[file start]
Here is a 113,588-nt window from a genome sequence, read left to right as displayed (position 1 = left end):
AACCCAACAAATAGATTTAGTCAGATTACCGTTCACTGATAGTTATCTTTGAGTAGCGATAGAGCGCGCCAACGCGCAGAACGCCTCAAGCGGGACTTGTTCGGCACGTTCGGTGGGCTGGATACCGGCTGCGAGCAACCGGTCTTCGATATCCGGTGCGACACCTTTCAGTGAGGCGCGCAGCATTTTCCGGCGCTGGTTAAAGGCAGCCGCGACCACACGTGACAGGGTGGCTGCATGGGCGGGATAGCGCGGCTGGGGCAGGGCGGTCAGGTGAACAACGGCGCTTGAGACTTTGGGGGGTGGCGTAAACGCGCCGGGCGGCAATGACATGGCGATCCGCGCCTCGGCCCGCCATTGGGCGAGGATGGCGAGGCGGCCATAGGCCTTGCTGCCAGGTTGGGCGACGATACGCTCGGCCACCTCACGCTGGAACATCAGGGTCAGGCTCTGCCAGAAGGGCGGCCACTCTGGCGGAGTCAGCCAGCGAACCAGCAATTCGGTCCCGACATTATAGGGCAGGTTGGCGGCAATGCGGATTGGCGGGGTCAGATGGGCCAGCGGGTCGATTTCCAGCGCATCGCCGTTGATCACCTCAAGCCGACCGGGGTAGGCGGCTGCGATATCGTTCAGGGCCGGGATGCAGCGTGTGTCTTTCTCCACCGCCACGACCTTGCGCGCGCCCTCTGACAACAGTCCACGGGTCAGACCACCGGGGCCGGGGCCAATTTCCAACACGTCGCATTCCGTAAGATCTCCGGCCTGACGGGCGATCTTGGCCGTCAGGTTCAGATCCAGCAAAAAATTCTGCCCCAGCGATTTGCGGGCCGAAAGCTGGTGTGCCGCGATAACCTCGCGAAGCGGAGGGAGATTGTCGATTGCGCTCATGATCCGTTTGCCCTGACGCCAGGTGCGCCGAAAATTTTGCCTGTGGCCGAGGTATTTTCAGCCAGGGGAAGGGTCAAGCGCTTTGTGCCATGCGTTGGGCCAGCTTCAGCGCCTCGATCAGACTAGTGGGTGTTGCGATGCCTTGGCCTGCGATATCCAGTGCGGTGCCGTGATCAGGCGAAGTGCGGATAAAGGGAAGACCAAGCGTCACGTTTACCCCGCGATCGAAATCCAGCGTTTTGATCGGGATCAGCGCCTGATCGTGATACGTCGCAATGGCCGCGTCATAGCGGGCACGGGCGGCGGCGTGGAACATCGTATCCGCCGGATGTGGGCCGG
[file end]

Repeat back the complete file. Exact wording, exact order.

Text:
Here is a 113,588-nt window from a genome sequence, read left to right as displayed (position 1 = left end):
AACCCAACAAATAGATTTAGTCAGATTACCGTTCACTGATAGTTATCTTTGAGTAGCGATAGAGCGCGCCAACGCGCAGAACGCCTCAAGCGGGACTTGTTCGGCACGTTCGGTGGGCTGGATACCGGCTGCGAGCAACCGGTCTTCGATATCCGGTGCGACACCTTTCAGTGAGGCGCGCAGCATTTTCCGGCGCTGGTTAAAGGCAGCCGCGACCACACGTGACAGGGTGGCTGCATGGGCGGGATAGCGCGGCTGGGGCAGGGCGGTCAGGTGAACAACGGCGCTTGAGACTTTGGGGGGTGGCGTAAACGCGCCGGGCGGCAATGACATGGCGATCCGCGCCTCGGCCCGCCATTGGGCGAGGATGGCGAGGCGGCCATAGGCCTTGCTGCCAGGTTGGGCGACGATACGCTCGGCCACCTCACGCTGGAACATCAGGGTCAGGCTCTGCCAGAAGGGCGGCCACTCTGGCGGAGTCAGCCAGCGAACCAGCAATTCGGTCCCGACATTATAGGGCAGGTTGGCGGCAATGCGGATTGGCGGGGTCAGATGGGCCAGCGGGTCGATTTCCAGCGCATCGCCGTTGATCACCTCAAGCCGACCGGGGTAGGCGGCTGCGATATCGTTCAGGGCCGGGATGCAGCGTGTGTCTTTCTCCACCGCCACGACCTTGCGCGCGCCCTCTGACAACAGTCCACGGGTCAGACCACCGGGGCCGGGGCCAATTTCCAACACGTCGCATTCCGTAAGATCTCCGGCCTGACGGGCGATCTTGGCCGTCAGGTTCAGATCCAGCAAAAAATTCTGCCCCAGCGATTTGCGGGCCGAAAGCTGGTGTGCCGCGATAACCTCGCGAAGCGGAGGGAGATTGTCGATTGCGCTCATGATCCGTTTGCCCTGACGCCAGGTGCGCCGAAAATTTTGCCTGTGGCCGAGGTATTTTCAGCCAGGGGAAGGGTCAAGCGCTTTGTGCCATGCGTTGGGCCAGCTTCAGCGCCTCGATCAGACTAGTGGGTGTTGCGATGCCTTGGCCTGCGATATCCAGTGCGGTGCCGTGATCAGGCGAAGTGCGGATAAAGGGAAGACCAAGCGTCACGTTTACCCCGCGATCGAAATCCAGCGTTTTGATCGGGATCAGCGCCTGATCGTGATACGTCGCAATGGCCGCGTCATAGCGGGCACGGGCGGCGGCGTGGAACATCGTATCCGCCGGATGTGGGCCGG